The First Half of April:
Feed shrubs and roses -- read label directions for special instructions.
Take a soil sample to determine the exact amount of nutrition the soil needs to grow and produce flowers and vegetables.
Mow lawn if grass is over 2-1/2 inches tall. The ideal mowing height is two inches. Closer cutting weakens the lawn and opens it to invasion by crabgrass and other weeds.
Allowing the lawn to grow too tall gives it a ragged appearance, may create problems with accumulated clippings, and will cause matting if played or trampled on.
Prune and shape spring flowering shrubs after blossoms fade.
Prepare garden soil for spring planting.
Begin regular scouting program for fruit trees. Pesticides should be used only when pest populations are high enough to cause damage to plants and damage reaches the economic injury level.
For the Second Half of April:
Finish transplanting trees and shrubs.
Plant ground covers in those terrible spots where only weeds seem to grow. There are many to choose from--some with flowers and others with beautiful foliage.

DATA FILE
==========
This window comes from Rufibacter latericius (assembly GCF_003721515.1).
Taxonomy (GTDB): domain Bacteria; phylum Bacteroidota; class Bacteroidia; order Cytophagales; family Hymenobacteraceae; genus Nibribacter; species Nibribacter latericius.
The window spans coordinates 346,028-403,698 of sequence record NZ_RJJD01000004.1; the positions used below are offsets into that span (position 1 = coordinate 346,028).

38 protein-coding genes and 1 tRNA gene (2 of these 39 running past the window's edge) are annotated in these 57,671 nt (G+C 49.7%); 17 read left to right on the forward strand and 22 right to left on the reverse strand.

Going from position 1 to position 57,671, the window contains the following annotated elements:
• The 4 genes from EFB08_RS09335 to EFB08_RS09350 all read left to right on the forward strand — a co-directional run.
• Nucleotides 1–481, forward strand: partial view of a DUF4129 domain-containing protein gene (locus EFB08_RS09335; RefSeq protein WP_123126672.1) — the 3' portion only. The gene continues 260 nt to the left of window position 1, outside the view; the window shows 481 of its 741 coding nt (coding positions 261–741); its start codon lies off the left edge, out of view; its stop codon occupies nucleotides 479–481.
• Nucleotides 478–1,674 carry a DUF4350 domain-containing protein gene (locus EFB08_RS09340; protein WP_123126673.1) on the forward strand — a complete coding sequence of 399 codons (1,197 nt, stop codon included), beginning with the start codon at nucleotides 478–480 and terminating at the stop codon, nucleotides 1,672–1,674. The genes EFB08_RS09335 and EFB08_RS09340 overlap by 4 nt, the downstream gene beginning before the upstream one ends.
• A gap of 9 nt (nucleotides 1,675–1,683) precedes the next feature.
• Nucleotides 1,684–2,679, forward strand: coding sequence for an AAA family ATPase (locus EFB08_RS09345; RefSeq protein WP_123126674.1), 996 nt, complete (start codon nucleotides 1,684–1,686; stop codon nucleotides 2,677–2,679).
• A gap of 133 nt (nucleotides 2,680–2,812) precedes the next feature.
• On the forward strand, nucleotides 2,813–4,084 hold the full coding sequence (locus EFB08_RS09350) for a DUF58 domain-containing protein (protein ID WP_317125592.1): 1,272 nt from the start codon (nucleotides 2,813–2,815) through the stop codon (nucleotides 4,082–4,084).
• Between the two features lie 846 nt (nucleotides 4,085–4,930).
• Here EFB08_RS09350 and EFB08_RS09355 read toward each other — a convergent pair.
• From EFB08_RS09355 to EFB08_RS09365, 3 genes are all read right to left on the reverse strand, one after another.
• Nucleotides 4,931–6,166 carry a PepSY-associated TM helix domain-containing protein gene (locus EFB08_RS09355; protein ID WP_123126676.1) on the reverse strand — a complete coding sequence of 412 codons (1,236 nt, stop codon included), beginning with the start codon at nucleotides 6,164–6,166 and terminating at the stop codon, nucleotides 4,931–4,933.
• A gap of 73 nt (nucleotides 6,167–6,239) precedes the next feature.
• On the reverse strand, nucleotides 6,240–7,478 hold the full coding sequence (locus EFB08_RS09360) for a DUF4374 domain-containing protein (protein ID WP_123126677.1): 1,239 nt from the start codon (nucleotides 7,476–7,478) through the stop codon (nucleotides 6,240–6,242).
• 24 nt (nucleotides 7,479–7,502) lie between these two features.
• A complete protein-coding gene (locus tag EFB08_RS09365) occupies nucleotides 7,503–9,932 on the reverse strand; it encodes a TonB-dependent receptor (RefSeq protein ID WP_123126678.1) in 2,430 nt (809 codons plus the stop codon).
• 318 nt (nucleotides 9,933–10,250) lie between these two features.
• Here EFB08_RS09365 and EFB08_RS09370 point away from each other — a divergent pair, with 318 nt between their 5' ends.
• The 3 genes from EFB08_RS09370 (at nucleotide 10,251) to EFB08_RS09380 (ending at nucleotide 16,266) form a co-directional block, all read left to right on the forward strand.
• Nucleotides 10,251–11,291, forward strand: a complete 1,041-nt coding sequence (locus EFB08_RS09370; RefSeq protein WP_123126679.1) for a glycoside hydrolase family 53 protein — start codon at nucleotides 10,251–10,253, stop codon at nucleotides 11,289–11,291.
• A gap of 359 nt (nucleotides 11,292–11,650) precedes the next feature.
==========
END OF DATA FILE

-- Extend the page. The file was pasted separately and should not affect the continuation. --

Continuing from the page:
Plant carrot, celery, lettuce, radish, spinach, sweet corn, turnip, snap bean and parsnip seeds, if weather is favorable. Transplant tomatoes and peppers.
Prepare beds for planting annual and perennial flowers. Consider height, plant requirements (full sun or partial shade, sandy or rich loam soil) and color in selecting varieties.
Get your garden soil prepared for your warm season vegetables like tomatoes, peppers, lima beans, and melons. Which can be planted (weather permitting) in early May.
Delaware Cooperative Extension